Our trip boat was being loaded: hard hats were issued, seats allocated. Passenger neighbours reflected on their wedding, some forty odd years before, the first wedding ever in a new church, in Leek, Staffordshire. Boatwif and the Captain remembered their venue of choice, a Norman church, just about fifty metres from Henry Tudor’s birthplace in Pembroke Castle! Why choose an underground cavern, by definition dark and windowless…?  Off went the battery powered boat, packed with passengers and the skipper provided informative commentary. In the Little Tess Cavern a slideshow presentation explained the physical and geological changes of Dudley over millions of years: oceans which had covered the land receded, minerals and fossils being left behind. Then two hundred years ago came industrialisation, the canals being developed as a means of transporting raw materials. On went the boat trip, through a restored tunnel, its sides and roof disguised by concrete covering.  From time to time the boat was stopped, for the passengers to “ooh” and “aah” at the tunnel shafts, the well, the limestone stalactite formations. At last to the Singing Cavern, a vast space, in times past used to host splendid orchestral concerts. Now a sound and light show is triggered by the arrival of the trip boats.  See The Singing Cavern Dudley Tunnel (on You Tube) to get an impression of the space, the sound, the sights. As for the designated marriage venue there was a glimpse of white flower festooned balustrades off the starboard side of the boat; those of us on the port side struggled for a view.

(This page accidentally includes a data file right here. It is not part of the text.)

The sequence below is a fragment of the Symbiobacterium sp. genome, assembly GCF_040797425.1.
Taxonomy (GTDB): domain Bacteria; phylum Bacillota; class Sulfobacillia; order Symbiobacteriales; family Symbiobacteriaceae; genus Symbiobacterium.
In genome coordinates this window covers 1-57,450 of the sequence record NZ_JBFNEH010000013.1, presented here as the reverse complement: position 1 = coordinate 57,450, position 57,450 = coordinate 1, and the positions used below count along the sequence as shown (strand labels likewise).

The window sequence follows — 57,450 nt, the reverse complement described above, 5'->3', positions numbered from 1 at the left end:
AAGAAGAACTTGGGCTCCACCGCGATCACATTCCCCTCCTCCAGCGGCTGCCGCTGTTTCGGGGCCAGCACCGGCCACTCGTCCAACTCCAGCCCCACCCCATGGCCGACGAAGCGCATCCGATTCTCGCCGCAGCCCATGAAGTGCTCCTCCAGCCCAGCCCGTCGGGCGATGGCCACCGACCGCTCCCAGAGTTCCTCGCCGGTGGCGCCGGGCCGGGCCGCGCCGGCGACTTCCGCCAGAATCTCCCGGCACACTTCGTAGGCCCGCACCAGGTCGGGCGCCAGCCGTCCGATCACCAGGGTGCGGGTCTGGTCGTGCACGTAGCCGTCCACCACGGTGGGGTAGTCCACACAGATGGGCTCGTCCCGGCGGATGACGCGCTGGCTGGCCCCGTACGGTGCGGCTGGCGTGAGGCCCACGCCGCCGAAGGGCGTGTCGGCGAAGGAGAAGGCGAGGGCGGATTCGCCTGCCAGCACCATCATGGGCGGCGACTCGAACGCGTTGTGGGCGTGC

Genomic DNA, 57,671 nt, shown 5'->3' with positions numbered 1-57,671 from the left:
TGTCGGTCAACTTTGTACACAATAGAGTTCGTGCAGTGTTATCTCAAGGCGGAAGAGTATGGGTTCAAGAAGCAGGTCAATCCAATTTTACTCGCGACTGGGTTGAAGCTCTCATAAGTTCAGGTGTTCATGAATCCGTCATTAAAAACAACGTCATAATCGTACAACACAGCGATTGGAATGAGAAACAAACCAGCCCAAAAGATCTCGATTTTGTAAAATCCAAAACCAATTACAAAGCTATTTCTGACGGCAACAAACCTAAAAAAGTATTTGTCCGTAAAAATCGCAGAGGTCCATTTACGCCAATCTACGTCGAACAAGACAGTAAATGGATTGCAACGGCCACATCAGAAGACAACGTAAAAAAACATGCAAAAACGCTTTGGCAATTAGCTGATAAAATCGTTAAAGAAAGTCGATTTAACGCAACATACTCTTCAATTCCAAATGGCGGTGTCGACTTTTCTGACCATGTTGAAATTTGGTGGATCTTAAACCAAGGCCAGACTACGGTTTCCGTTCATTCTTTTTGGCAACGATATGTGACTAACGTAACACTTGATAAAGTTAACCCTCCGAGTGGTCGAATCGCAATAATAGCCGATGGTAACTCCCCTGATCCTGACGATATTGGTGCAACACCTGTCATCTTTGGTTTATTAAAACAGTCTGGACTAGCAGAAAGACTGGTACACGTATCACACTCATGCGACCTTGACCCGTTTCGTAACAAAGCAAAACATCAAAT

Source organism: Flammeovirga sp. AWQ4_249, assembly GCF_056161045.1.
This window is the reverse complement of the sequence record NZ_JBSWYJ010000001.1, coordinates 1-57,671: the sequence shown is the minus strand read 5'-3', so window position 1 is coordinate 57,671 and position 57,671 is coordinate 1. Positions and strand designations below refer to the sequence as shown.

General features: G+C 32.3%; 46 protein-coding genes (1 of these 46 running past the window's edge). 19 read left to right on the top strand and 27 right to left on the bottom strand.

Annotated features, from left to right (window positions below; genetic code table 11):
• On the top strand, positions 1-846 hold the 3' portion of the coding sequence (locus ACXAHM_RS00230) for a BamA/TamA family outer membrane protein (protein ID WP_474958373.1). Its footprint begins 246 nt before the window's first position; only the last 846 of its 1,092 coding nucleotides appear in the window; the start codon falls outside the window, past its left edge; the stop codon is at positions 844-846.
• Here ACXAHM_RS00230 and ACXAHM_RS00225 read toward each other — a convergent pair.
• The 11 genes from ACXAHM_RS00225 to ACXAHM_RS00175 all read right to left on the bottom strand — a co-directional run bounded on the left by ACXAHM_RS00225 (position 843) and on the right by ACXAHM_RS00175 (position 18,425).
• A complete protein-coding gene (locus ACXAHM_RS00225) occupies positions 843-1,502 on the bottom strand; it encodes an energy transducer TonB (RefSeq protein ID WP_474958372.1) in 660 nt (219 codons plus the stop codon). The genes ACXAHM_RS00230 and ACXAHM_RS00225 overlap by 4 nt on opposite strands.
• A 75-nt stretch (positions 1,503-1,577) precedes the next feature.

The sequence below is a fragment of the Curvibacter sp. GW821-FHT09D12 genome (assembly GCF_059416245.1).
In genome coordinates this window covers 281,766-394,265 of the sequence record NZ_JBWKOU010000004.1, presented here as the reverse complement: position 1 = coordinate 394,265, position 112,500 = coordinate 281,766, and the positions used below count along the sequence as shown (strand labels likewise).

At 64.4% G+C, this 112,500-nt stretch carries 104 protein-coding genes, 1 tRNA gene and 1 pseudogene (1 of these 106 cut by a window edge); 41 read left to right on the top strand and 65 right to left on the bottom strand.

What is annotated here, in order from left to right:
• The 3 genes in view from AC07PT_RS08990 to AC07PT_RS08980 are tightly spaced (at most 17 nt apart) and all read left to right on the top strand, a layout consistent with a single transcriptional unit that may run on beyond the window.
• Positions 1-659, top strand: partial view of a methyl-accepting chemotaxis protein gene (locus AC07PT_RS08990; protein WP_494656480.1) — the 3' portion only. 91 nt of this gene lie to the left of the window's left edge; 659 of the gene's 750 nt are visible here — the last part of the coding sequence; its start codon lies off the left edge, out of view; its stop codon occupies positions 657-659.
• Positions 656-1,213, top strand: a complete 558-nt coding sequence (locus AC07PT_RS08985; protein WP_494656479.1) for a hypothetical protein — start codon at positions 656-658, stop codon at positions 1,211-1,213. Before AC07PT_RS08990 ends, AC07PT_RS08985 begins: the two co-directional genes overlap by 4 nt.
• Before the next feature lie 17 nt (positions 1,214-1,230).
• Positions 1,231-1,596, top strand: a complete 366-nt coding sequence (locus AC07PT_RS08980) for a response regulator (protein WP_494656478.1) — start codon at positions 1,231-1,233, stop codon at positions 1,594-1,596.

Out reversed the trip boat, along the newest (1984) canal tunnel, opened by Simon Groom, a Blue Peter badge as evidence! Backwards the boat went, pausing at an underground loading wharf, passengers treated to the tale of the famous canal legger, who four times a day would leg through a train of ten boats, a journey of four hours, walking the two miles back each time between the start and finish of his tunnel journey.

Once off the trip boat wedding plans and wedding venues were banished from all thoughts: there were street games to be played, soldiers and civilians in forties’ dress to look at, shops to be visited, nbs President, Kildare and an icebreaker to be viewed. There was a school lesson for Standard One pupils, grim outdoor toilets and brewhouses to be seen, a gentleman outfitters’ to visit, a fairground to play at, a thirties apartment to inspect, the upper deck of the trolleybus to ride on…

Later one wondered whether the Dudley bride glided serenely to her wedding, untroubled by watery drips from the limestone roof… Would all members of the bridal party have safely managed to board and disembark from the bridal boat?  And let’s share one Dudley hope for the happy tunnel couple – that their marriage bed proves more comfortable than the museum’s thirties bedstead looked!